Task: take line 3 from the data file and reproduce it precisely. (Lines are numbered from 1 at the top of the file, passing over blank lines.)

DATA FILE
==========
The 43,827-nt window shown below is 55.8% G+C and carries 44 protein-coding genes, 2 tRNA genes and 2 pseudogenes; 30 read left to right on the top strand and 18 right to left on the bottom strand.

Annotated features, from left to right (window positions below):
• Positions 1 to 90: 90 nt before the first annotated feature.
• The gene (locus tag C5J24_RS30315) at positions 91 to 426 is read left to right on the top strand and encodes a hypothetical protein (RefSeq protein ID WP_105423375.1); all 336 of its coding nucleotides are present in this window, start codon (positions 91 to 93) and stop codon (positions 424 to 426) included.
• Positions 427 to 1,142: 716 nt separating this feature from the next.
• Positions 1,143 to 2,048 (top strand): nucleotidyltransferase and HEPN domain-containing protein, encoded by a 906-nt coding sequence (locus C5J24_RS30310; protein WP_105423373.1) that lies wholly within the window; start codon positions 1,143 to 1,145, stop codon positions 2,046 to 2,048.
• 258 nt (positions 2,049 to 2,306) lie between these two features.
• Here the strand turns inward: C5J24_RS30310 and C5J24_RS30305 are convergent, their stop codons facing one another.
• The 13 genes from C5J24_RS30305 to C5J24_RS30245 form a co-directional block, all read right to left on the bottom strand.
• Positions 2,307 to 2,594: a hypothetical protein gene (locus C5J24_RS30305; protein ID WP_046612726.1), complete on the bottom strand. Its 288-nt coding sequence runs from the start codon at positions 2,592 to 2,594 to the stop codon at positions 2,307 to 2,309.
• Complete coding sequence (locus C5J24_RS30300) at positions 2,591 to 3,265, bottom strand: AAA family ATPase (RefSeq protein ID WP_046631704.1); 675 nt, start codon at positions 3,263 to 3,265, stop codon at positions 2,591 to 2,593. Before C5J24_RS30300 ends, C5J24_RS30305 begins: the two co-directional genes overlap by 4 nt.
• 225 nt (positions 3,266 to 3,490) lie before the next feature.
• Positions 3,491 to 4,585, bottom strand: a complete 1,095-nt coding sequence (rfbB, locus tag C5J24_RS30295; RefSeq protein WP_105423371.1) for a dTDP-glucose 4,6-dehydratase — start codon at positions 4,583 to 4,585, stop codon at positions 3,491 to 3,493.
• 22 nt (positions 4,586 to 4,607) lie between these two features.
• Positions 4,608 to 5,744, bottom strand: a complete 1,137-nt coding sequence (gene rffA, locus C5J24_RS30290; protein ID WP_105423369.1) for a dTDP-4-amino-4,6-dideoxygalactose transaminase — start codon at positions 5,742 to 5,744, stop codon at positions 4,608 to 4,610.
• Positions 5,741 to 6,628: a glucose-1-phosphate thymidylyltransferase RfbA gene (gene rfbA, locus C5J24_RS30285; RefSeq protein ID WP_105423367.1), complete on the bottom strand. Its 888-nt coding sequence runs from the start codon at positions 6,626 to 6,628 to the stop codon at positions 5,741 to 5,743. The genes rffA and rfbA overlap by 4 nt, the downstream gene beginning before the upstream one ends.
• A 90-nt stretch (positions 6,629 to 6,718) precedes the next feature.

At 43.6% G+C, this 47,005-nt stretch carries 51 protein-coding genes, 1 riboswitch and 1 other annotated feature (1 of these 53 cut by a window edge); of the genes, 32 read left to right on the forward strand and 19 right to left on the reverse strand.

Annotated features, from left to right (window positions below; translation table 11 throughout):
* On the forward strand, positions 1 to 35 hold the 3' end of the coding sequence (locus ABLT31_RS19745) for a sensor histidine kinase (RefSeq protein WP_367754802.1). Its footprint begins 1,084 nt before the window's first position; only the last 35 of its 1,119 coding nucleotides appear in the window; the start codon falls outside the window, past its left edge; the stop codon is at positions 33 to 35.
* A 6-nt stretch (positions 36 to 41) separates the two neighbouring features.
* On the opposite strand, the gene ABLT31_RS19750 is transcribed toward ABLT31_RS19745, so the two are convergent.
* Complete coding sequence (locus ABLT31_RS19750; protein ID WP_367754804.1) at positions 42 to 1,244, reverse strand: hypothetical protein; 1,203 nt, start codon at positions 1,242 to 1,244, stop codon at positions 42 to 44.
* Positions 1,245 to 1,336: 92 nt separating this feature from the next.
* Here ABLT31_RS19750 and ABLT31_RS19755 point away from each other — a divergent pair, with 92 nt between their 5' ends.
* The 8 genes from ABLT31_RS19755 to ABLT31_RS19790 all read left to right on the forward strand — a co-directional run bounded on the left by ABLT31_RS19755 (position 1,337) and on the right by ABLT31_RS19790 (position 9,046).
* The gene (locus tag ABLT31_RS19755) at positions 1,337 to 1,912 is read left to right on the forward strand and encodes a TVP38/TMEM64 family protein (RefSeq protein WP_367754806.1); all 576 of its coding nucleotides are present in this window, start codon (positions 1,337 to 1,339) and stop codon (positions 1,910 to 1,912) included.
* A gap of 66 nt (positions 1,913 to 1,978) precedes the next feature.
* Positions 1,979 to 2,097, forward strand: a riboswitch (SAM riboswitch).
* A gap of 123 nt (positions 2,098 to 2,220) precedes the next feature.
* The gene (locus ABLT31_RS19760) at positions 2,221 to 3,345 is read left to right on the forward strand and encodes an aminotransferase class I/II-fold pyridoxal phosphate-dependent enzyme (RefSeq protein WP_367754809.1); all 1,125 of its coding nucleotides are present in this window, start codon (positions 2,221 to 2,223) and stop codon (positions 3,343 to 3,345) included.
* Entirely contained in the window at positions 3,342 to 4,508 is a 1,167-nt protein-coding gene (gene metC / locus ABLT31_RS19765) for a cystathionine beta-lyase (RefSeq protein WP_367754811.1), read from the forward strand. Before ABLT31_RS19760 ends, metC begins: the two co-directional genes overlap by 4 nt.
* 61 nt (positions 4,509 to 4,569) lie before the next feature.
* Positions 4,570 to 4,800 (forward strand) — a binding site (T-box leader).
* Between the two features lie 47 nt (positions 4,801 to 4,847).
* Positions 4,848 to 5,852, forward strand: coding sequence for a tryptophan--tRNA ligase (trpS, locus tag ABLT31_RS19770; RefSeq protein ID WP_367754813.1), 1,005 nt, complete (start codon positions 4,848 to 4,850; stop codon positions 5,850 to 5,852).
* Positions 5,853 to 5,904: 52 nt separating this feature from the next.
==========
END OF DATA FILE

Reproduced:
• Positions 1 to 90: 90 nt before the first annotated feature.